Axonal remodeling after stroke has been demonstrated previously,30 is linked to behavioral recovery,30 and has been associated with changes in dMRI measures, primarily in white matter tracts.28 In the present study, we were interested in whether dMRI could capture axonal degeneration in cortical gray matter. However, we found no significant changes after stroke in the density of axons in remaining MC and no significant correlation with dMRI measures. It is possible that dMRI is not sensitive enough to pick up acute stroke changes in axon density. Further studies are needed.
Together these data indicate that diffusional kurtosis imaging measures are sensitive to changes in tissue properties of acute and chronic perilesional remaining MC; however, this is likely not because of alterations in the surface density of glia processes, dendrites, and axons. However, glia infiltration into the remaining perilesional MC may underlie the normalization of diffusion properties measured by MD at 72 hours after lesion, but likely there are also other structural changes responsible for the apparent normalization of MD during the more chronic poststroke period.
In summary, this work is one of the first to characterize morphological changes after ET-1–induced ischemic stroke and to relate these findings to changes in dMRI metrics. These data further support that diffusional kurtosis and diffusion tensor measures provide different but complimentary information on acute and chronic changes in perilesional cortex after stroke. There are likely several different microstructural changes underlying these 2 complimentary diffusion measures and we need to further investigate these time-sensitive, region-specific changes.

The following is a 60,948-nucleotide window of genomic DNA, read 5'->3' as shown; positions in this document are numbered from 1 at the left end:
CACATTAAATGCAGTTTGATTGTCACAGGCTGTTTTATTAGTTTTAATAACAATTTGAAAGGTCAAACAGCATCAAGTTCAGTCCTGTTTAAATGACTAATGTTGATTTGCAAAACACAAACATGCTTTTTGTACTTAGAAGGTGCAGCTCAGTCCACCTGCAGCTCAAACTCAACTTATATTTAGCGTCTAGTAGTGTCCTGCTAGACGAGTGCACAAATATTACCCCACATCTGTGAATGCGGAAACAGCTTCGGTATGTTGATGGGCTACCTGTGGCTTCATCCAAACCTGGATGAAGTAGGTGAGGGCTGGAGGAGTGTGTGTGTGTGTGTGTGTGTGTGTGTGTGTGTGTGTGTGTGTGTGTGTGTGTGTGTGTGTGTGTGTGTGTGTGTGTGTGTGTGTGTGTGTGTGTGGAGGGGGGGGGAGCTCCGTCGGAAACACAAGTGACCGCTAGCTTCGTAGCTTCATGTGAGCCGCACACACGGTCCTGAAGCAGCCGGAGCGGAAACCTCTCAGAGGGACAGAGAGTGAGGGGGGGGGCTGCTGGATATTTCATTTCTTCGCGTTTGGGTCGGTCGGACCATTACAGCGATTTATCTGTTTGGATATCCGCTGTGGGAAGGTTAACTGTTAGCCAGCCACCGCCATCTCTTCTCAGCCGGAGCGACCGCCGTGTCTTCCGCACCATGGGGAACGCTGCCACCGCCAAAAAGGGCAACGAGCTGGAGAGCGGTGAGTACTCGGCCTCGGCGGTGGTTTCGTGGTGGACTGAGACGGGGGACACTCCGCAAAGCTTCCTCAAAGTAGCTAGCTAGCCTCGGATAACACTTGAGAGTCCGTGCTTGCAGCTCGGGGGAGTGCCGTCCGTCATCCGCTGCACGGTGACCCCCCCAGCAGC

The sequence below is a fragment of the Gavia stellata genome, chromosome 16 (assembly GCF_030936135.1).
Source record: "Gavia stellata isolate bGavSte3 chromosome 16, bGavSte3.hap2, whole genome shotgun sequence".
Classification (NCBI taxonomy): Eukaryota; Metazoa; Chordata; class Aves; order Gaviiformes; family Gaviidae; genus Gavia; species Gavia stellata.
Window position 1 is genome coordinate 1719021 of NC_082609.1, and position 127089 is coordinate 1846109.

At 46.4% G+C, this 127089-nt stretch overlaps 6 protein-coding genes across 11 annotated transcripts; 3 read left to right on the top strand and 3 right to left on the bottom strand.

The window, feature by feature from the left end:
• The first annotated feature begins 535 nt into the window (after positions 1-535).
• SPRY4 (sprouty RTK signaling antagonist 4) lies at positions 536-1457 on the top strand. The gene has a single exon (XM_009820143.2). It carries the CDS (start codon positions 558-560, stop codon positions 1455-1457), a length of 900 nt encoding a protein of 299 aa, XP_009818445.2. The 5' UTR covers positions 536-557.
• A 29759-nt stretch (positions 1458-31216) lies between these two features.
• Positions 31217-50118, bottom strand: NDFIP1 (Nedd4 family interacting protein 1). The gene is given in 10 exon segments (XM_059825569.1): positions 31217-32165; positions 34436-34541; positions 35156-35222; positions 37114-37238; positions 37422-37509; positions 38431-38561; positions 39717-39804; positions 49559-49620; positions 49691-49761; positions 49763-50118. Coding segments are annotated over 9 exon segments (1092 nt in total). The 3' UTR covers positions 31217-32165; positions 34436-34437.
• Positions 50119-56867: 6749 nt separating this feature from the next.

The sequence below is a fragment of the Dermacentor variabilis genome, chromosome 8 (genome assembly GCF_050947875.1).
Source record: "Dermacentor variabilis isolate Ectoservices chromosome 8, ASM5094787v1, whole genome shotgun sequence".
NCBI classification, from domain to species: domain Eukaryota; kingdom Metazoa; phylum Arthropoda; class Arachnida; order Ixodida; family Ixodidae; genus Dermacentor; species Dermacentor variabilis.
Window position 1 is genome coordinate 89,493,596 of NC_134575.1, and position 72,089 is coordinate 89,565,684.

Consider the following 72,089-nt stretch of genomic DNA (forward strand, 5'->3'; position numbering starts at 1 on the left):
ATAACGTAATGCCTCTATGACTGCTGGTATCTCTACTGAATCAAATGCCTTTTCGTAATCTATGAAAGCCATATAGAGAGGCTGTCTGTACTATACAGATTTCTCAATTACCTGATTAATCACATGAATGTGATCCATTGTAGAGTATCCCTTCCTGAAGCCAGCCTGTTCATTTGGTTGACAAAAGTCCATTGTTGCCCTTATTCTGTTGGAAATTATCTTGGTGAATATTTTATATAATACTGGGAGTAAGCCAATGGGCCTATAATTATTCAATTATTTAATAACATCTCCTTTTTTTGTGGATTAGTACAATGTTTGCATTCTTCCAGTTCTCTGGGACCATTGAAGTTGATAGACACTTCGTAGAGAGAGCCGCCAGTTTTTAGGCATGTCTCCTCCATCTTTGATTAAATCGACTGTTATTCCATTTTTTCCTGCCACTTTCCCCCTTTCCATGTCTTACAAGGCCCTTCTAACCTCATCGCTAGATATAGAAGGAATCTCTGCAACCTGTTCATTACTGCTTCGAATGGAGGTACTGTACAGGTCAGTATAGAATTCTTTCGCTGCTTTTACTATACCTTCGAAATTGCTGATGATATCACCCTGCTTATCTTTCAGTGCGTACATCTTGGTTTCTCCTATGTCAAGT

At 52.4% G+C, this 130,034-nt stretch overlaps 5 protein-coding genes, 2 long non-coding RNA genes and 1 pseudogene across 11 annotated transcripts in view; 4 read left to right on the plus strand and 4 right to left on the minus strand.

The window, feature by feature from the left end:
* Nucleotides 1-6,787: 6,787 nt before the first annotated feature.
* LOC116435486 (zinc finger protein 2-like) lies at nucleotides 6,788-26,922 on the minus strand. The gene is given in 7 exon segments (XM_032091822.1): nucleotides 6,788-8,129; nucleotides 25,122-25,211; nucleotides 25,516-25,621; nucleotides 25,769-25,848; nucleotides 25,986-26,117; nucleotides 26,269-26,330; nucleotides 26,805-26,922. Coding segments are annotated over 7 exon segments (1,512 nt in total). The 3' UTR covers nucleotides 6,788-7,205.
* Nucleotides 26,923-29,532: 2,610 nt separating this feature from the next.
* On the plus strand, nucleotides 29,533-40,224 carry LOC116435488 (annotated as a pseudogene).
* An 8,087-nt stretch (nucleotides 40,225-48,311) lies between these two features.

We would like to thank Andrea Anderson for her assistance with histology.
Sources of Funding
The funding for this work was provided by National Institutes of Health (NIH)/South Carolina Clinical and Translational Institute (SCTR) UL1 RR029882 and NIH R21NS085475. Additional support was provided by the NIH Grant No. C06 RR015455.
Drs Helpern and Jensen are listed on the diffusional kurtosis imaging patent: system, method, and computer accessible medium for providing real-time diffusional kurtosis imaging (US Patent # 8 811 706 B2, August 19, 2014). The other authors report no conflicts.
- Received July 15, 2014.
- Revision received November 24, 2014.
- Accepted December 9, 2014.
- © 2015 American Heart Association, Inc.